By springing a photo opportunity upon its users, BeReal is seemingly encouraging a more authentic way to capture life and share it with others.

When you're prompted to take a photo, the BeReal app takes both a selfie and a photo from the front camera simultaneously, so you get two images.

BeReal is still a social networking app, and therefore you'll find many predictable social features on the app too. There are daily challenges, and you can comment and react to your friends BeReal profile (that's if you have any friends on the platform, as I don't currently know anyone on it).

BeReal on instagram

(Image credit: BeReal)

BeReal tops the App store

At the time of writing this article, BeReal is at the number one spot among free Social Networking apps on the App Store, ahead of WhatsApp and Facebook.

But let's not forget that it's been out since the beginning of 2020. Developed by Alexis Barreyat, who has previously worked at GoPro, the app looks like it could have gained popularity with Gen Z users earlier this year, a spread that was perhaps helped by a paid ambassador program on college campuses.

According to data shared by Fast Company, BeReal has now been downloaded over 20 million times, and is worth an estimated $600 million.

Does BeReal have a future?

The makers of BeReal seem to have a comedic side, and they've post "warnings" at the bottom of their Apple Store listing for those using the app:

/!\ WARNING /!\

• BeReal won't make you waste time.
• BeReal is life, Real life, and this life is without filters.
• BeReal will challenge your creativity.
• BeReal is your chance to show your friends who you really are, for once.
• BeReal can be addictive.
• BeReal might frustrate you.
• BeReal won't make you famous. If you want to become an influencer you can stay on TikTok and Instagram.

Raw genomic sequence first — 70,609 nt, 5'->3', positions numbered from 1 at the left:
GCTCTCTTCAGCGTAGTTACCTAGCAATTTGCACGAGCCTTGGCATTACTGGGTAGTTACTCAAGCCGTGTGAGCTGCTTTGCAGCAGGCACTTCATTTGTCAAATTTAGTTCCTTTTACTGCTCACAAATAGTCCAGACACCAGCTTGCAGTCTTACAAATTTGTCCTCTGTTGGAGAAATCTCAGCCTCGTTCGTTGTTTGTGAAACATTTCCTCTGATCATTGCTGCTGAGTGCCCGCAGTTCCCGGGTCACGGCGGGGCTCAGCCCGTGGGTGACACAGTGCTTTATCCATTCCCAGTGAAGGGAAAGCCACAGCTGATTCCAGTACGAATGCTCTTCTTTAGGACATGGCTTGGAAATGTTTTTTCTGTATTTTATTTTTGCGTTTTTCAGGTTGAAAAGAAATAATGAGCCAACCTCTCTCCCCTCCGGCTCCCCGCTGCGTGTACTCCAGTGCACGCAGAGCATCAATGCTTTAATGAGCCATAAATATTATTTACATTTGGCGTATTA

Like all fledgling social networking apps, there are still plenty of glitches that need ironing out. The BeReal interface is smart, but currently very basic, and the makers are welcoming feedback and ideas from users.

Despite this, it's going to be exciting to see if the BeReal app continues to fly, or like some emerging social trends, flop before it really gets going. We've reached out to BeReal for a comment and will update this post if we hear more.

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Lauren Scott
Freelance contributor/former Managing Editor

Lauren is a writer, reviewer, and photographer with ten years of experience in the camera industry. She's the former Managing Editor of Digital Camera World, and previously served as Editor of Digital Photographer magazine, Technique editor for PhotoPlus: The Canon Magazine, and Deputy Editor of our sister publication, Digital Camera Magazine. An experienced journalist and freelance photographer, Lauren also has bylines at Tech Radar, Space.com, Canon Europe, PCGamesN, T3, Stuff, and British Airways' in-flight magazine (among others). When she's not testing gear for DCW, she's probably in the kitchen testing yet another new curry recipe or walking in the Cotswolds with her Flat-coated Retriever.